When we think of where motion pictures are filmed, California and New York quickly come to mind. Scenes shot at the Golden Gate Bridge and the Empire State Building have become iconic in U.S. culture.
For the last 100 years, Hollywood — whose name is written in big, bold letters on the Hollywood hillside — has been the location for most of the films we have on our bucket list. Southern California became the mecca of films because of its favorable weather as well as the availability of cheap labor. And California was also beyond the reach of celebrated inventor Thomas Edison, who controlled all aspects of the film industry that was born on the East Coast.
If the movies aren’t filmed on the West Coast, the studios tend to go to New York to take advantage of some America’s enduring images, such as Central Park and the Statue of Liberty.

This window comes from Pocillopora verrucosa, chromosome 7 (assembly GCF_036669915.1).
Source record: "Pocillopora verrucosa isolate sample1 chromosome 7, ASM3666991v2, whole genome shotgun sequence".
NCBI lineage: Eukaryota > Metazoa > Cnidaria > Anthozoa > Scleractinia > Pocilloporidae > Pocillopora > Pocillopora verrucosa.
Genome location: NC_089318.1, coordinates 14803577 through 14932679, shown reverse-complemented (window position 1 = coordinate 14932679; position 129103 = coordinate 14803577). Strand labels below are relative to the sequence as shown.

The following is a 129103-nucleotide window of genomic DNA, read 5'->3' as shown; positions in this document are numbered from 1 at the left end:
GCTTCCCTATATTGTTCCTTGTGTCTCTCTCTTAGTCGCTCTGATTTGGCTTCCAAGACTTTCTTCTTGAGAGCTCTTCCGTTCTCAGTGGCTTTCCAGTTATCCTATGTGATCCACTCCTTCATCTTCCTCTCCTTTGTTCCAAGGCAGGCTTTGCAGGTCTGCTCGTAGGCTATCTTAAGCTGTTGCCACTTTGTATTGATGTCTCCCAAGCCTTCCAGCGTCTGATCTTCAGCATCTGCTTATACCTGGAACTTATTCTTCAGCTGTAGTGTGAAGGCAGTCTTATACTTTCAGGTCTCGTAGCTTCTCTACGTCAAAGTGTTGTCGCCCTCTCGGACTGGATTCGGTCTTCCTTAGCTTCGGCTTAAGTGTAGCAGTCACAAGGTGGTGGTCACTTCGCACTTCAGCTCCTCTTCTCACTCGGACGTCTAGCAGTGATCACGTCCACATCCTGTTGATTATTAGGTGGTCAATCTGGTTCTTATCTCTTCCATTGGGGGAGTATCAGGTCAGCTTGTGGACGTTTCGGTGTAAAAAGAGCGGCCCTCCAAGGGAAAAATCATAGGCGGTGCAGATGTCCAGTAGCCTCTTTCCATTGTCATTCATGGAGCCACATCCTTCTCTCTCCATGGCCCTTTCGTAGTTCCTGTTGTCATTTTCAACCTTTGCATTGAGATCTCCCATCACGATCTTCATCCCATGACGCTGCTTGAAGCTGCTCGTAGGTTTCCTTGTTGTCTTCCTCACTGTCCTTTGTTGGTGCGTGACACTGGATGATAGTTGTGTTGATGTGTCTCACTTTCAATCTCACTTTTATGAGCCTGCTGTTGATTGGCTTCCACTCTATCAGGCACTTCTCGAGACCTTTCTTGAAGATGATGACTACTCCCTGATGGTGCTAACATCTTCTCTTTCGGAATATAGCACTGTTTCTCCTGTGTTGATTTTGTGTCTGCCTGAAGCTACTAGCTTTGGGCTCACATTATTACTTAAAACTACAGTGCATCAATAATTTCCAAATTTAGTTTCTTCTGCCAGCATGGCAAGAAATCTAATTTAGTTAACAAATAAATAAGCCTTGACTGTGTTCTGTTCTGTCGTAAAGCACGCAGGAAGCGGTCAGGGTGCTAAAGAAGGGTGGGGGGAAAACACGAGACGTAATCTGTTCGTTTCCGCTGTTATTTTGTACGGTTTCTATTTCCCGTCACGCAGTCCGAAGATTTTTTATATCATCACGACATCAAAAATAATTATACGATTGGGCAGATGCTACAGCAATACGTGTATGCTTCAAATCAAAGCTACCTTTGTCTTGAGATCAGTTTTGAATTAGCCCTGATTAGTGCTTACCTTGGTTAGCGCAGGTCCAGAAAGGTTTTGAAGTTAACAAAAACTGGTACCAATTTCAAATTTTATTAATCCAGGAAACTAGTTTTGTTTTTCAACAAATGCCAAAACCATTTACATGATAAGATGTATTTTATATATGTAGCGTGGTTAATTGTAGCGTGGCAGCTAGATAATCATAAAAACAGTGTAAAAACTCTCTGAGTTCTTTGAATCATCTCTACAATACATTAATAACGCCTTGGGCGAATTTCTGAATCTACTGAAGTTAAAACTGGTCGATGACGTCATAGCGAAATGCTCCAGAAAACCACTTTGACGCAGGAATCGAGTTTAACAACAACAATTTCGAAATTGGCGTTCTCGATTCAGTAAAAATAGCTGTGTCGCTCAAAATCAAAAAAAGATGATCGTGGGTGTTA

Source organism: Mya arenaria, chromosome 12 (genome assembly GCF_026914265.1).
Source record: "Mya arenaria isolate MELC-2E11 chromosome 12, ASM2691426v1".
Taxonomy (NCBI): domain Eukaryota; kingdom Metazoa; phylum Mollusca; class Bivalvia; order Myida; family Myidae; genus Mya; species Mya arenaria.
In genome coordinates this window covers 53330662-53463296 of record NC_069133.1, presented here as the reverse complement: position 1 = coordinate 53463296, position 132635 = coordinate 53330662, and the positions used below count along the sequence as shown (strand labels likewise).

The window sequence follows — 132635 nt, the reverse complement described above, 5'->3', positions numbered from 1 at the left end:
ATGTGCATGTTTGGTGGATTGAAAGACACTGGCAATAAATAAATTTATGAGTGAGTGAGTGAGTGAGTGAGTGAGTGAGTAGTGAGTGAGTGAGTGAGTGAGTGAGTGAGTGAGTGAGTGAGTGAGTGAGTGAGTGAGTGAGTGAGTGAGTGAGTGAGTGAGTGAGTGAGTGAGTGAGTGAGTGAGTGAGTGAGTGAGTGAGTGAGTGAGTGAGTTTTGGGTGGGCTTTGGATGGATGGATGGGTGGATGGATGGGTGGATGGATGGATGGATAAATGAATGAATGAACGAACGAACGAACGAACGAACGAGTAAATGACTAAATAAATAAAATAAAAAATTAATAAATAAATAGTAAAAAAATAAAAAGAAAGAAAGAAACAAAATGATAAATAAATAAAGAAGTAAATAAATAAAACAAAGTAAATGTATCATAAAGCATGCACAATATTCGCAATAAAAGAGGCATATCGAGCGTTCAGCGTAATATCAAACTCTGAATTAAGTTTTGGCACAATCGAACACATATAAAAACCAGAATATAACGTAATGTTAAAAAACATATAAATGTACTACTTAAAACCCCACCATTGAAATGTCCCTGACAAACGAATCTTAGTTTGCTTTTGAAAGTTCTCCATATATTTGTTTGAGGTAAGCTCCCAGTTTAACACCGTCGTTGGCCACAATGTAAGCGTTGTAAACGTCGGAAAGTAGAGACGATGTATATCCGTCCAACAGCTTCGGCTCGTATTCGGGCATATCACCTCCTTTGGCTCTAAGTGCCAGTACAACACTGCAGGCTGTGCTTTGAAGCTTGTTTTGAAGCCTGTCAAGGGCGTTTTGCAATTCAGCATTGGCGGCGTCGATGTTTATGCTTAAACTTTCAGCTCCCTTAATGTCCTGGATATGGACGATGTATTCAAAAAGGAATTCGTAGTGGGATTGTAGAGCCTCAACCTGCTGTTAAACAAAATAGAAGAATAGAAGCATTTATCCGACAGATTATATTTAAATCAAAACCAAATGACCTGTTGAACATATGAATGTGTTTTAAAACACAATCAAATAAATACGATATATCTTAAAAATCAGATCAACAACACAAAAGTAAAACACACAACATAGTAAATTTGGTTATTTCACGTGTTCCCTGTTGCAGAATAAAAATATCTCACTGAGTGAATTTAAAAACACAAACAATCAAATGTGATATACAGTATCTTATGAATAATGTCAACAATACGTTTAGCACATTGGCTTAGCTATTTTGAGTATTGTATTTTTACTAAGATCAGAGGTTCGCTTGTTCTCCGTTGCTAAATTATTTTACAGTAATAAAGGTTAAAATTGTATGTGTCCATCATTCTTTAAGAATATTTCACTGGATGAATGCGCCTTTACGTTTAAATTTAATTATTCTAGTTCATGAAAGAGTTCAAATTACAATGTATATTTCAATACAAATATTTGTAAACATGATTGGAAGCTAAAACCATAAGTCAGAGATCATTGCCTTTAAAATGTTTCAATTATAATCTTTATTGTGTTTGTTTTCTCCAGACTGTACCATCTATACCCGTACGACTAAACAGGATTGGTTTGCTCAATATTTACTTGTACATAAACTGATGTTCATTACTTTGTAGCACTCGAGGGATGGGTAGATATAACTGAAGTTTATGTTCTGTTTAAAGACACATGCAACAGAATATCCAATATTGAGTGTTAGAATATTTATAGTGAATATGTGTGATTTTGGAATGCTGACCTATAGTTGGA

Even so, the film-going public, as well as the motion picture artistic community, demands authenticity. While going on the road comes with a price, there is no substitute for the screen-filling landscapes in Arizona and Utah that made westerns such as “The Searchers” unforgettable, or the gritty docks operated by longshoremen in Hoboken, New Jersey, that made “On the Waterfront” a classic. The film industry’s need for genuine locations also means more dollars in state coffers.
Each state has unique characteristics that make it attractive to filmmakers, and with that in mind, 24/7 Wall St. has tapped various resources to find out what is the best movie filmed in every state.